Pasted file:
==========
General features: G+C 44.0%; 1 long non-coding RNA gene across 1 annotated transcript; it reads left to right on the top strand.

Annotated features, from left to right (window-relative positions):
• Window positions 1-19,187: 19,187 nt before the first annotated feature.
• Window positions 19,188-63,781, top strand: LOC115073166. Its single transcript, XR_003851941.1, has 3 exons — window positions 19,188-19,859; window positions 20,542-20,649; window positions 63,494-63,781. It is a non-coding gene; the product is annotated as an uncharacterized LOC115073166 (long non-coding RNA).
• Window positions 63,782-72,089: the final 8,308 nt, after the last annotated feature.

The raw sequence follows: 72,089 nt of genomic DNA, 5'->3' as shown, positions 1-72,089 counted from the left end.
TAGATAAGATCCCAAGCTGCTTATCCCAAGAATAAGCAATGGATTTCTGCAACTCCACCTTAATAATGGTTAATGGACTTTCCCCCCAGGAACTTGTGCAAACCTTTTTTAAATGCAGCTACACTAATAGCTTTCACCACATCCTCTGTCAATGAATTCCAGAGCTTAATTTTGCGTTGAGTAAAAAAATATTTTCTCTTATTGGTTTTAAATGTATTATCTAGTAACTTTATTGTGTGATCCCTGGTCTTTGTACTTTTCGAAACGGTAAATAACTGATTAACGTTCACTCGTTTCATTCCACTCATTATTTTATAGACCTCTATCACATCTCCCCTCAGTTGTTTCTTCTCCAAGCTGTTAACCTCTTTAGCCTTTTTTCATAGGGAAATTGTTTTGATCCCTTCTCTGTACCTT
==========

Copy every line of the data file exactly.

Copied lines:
General features: G+C 44.0%; 1 long non-coding RNA gene across 1 annotated transcript; it reads left to right on the top strand.

Annotated features, from left to right (window-relative positions):
• Window positions 1-19,187: 19,187 nt before the first annotated feature.
• Window positions 19,188-63,781, top strand: LOC115073166. Its single transcript, XR_003851941.1, has 3 exons — window positions 19,188-19,859; window positions 20,542-20,649; window positions 63,494-63,781. It is a non-coding gene; the product is annotated as an uncharacterized LOC115073166 (long non-coding RNA).
• Window positions 63,782-72,089: the final 8,308 nt, after the last annotated feature.

The raw sequence follows: 72,089 nt of genomic DNA, 5'->3' as shown, positions 1-72,089 counted from the left end.
TAGATAAGATCCCAAGCTGCTTATCCCAAGAATAAGCAATGGATTTCTGCAACTCCACCTTAATAATGGTTAATGGACTTTCCCCCCAGGAACTTGTGCAAACCTTTTTTAAATGCAGCTACACTAATAGCTTTCACCACATCCTCTGTCAATGAATTCCAGAGCTTAATTTTGCGTTGAGTAAAAAAATATTTTCTCTTATTGGTTTTAAATGTATTATCTAGTAACTTTATTGTGTGATCCCTGGTCTTTGTACTTTTCGAAACGGTAAATAACTGATTAACGTTCACTCGTTTCATTCCACTCATTATTTTATAGACCTCTATCACATCTCCCCTCAGTTGTTTCTTCTCCAAGCTGTTAACCTCTTTAGCCTTTTTTCATAGGGAAATTGTTTTGATCCCTTCTCTGTACCTT